(RxWiki News) As people enter their senior years, they may not drink quite as much as they did in their wild and crazy youth. But many seniors still may drink more than they should, when it comes to their health.
In a recently published long-term study, researchers asked older people about their alcohol intake every four years for 23 years.
The results of the study showed that roughly one out of every three older adults drank more alcohol than they should according to health guidelines.
"Limit the amount of alcohol that you drink."
Linda K. McEvoy, PhD, from the Department of Radiology at the University of California, San Diego, led this investigation into the health and habits of older adult drinkers.
According to the authors, the way the body processes alcohol changes as a person ages. The same amount of alcohol yields higher alcohol concentration in the blood of older adults compared with younger adults.
“[O]lder adults are at higher risk than younger adults of harmful effects from alcohol,” the study authors wrote.
For this study, the researchers followed 1,076 men and women, ages 50 to 89, who were involved with the ongoing Rancho Bernardo Study (RBS).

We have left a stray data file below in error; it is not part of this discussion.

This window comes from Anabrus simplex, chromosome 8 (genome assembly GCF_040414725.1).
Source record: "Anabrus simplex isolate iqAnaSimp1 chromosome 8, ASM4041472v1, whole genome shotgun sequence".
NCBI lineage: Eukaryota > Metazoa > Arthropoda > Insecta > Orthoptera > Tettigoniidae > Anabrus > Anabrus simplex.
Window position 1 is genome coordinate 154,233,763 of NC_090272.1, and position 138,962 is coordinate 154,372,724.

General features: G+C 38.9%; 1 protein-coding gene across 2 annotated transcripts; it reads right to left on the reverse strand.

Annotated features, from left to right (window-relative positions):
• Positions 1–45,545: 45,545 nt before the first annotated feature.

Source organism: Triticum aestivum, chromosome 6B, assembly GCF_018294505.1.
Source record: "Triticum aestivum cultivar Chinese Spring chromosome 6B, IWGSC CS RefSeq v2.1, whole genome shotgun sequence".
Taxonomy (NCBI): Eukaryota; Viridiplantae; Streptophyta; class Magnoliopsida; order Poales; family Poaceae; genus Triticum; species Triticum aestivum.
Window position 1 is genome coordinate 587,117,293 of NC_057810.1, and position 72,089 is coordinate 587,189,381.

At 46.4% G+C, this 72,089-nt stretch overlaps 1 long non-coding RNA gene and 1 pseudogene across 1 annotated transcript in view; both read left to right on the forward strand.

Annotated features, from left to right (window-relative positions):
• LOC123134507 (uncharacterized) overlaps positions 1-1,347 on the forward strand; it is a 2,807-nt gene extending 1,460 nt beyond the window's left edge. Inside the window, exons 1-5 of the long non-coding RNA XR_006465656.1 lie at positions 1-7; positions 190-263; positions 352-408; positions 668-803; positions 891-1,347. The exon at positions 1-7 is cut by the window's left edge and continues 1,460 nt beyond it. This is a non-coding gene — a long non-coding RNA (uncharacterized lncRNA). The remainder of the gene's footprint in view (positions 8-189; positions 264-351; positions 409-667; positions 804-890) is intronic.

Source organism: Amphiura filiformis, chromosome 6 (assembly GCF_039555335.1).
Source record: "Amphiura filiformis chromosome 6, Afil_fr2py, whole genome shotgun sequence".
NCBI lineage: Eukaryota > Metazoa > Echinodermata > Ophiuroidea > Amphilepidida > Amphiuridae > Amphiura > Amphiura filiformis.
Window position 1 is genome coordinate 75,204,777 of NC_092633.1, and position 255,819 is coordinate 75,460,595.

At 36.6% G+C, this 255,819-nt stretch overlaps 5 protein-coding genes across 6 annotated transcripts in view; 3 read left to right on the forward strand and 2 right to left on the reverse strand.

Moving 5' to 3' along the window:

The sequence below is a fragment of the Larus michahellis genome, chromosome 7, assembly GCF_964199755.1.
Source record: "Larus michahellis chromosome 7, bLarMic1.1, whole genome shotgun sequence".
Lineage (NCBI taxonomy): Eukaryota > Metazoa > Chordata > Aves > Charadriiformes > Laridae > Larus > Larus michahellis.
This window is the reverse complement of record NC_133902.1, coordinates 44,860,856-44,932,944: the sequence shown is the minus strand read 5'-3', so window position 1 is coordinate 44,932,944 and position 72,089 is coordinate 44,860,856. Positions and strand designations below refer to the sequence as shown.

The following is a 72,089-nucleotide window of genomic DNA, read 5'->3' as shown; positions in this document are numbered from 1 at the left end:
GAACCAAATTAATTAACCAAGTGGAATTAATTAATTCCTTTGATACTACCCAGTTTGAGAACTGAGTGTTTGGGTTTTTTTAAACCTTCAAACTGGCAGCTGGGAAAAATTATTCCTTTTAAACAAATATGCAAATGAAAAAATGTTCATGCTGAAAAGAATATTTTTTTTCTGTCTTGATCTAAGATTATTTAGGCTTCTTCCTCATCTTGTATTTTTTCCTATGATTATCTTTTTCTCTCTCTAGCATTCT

The participants were recruited into the study from 1984 to 1987, and were examined during clinical visits every four years through 2007 to 2009.
During the clinical visits, the researchers asked the participants about their drinking habits and any long-term diseases.
Overall, 76 percent of women and 83 percent of men reported that they drank alcohol.
Over 60 percent of participants said they consumed alcohol on a weekly basis.
According to the National Institute on Alcohol Abuse and Alcoholism, women of any age should not have more than one drink per day. Men younger than 65 should have no more than two drinks per day, and men 65 and older should have no more than one drink per day.
At the start of the study, 38 percent of the participants drank more alcohol than low-risk health guidelines recommend for safe drinking.
By the end of the study, 29 percent of the participants drank more alcohol than low-risk health guidelines recommend for safe drinking.
Among those drinkers, 28 percent had high blood pressure, 31 percent had diabetes and 28 percent had three or more long-term diseases.
As people got older over the course of the study, alcohol intake decreased. Neither marital status nor education appeared to influence alcohol intake.
The presence of long-term illness did not appear to influence whether or not individuals chose to drink more than the low-risk guidelines recommended.
The researchers noted that drinking too much can cause health risks, and drinking more than the low-risk guidelines could cause serious health problems for people with long-term conditions.
The study authors recommended that healthcare providers counsel older patients on the importance of moderating alcohol intake, especially for patients with long-term medical conditions.
This study was published in September in the Journal of the American Geriatrics Society.
The ABMRF/The Foundation for Alcohol Research, the National Institute on Aging and the National Institute of Diabetes and Digestive and Kidney Diseases provided funding for this project. No conflicts of interest were declared.